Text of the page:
Speech and Language Tip: Use lots of sound effects in everyday communication with babies!
I often work on helping kiddos make environmental and animal sounds in my speech-language therapy sessions. Sounds make activities more entertaining and fun. Making sound effects grabs babies attention and interest. Both of which are needed for learning. Sound effects also help babies to remember. This is called auditory memory. Auditory memory is our ability to take in information that is presented out loud, process the information, store it in our memory bank then recall it. It’s good to offer babies lots of sounds to process. You also want to repeat the sounds many times to help babies remember, recall and connect them. For example, when my son sees an automobile, he says “vroom vroom.” Same with a cat and cow. When he sees them, he makes “meow” and “moo moo” sounds. He learned these sounds by hearing them produced when being around the things. Once babies build an association between the sound and the object, then they can focus on making the sound. Another example is sneezing. I’ve always made a big deal out of sneezing by saying “achoo achoo.” Now my son says “choo choo” when I sneeze. Pretend sneezing is a great way to get crying and upset babies out of a funk too. Give it a try! A good time to add some sound effects is when strapping babies into their car seats. You can say “snap and click click.” This will help distract babies a bit if they are not fans of being strapped in, like my son. Also, when dressing little ones say “snap snap snap” or “zzzziiiiiipp” to keep things light and fun all the while you’re working on language development.
Environmental and animal sounds are often some of babies’ first words, because they are easy to make as far as speech muscles and coordination go. Most sound effects have stretched out, open vowels in them. My son started with the “vroom vroom” car sound by rolling his lips and blowing raspberries. When he did it, we responded with lots of praise and he began to associate the sound with automobiles. He started this around nine months of age. Now at sixteen months, he has narrowed it down and only does it when he sees big trucks, motorcycles or bikes. He also likes to say “nuh nuh…nuh nuh…nuh nuh” while pretending to swim his shark. He learned this by hearing and watching us do it. We are currently working on all animal, transportation and letter sounds as the opportunities present themselves, saying “mmmm” when smelling things and “mwah” when giving kisses. We are going to an airport observation park today and I’m super excited to make plane sounds. It’s important to offer lots of opportunities for littles to hear and make various sounds. Animal and letter magnets on our fridge get my son going several times a day.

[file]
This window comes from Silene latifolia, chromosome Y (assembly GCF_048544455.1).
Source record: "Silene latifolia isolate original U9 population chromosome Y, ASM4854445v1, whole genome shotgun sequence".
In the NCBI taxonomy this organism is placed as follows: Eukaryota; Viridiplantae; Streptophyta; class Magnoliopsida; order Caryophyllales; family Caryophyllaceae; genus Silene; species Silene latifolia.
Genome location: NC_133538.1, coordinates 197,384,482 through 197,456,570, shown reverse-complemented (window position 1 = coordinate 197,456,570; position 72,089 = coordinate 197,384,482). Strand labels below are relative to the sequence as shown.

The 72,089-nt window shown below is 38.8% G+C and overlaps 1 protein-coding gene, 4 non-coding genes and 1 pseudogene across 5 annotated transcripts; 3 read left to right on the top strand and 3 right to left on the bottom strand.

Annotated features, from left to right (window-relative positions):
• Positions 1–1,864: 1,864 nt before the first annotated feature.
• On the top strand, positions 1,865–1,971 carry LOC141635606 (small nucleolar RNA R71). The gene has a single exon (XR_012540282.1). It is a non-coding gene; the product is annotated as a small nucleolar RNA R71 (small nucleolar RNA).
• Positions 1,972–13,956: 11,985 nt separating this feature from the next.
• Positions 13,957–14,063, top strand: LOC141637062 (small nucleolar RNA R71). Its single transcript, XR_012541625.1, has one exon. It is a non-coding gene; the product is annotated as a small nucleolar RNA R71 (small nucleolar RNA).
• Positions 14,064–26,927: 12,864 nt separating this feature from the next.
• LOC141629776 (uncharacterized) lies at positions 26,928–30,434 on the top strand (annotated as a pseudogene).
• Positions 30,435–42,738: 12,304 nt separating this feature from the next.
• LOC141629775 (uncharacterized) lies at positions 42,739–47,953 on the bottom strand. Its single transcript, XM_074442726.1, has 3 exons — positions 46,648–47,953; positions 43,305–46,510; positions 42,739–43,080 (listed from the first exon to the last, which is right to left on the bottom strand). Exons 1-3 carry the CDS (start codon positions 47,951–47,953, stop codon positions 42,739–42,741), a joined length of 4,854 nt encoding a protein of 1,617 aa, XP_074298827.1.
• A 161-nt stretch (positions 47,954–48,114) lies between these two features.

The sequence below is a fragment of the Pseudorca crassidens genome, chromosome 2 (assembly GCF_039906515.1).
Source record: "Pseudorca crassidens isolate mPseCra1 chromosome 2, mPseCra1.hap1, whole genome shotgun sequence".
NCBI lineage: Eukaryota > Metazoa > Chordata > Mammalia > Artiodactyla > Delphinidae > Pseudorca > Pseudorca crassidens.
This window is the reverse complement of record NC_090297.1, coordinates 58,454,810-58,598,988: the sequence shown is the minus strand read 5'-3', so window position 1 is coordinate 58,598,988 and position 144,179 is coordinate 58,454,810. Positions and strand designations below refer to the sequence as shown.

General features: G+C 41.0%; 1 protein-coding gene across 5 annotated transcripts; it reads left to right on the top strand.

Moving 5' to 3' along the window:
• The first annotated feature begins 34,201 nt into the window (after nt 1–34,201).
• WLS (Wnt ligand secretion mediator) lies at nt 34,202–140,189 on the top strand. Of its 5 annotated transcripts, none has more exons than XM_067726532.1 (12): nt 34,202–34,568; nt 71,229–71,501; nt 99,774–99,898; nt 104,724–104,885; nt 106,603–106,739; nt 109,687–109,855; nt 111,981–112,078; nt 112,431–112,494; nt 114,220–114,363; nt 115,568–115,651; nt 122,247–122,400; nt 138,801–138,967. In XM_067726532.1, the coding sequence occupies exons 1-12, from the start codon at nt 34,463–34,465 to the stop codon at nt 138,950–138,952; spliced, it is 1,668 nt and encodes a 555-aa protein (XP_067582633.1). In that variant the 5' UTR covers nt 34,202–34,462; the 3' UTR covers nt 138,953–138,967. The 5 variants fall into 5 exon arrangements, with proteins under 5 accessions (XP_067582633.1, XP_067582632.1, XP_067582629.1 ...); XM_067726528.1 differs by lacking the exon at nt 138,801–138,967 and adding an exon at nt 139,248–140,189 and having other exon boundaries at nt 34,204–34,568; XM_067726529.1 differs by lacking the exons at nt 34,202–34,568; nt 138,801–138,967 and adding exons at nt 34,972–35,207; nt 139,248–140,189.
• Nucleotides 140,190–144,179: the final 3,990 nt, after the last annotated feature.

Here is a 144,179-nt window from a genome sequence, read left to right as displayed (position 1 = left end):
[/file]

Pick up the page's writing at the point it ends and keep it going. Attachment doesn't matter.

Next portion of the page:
“Wee, woo woo, stomp stomp, crunch crunch, quack quack”
Reading books together is a great time to make sound effects. You can incorporate sounds into most any book, but ones with animals and modes of transportation are particularly good. The following is a list of my son’s favorite sound effect books in our collection.
It’s never to early to add sounds and noises when you are communicating with babies. They are remembering every new sound they hear right from the very beginning. Auditory memory plays a huge role in developing communication skills. I challenge you to work babies’ auditory memories by giving them lots of different sounds to process, remember and make! Are there any sound books you recommend? Please share!
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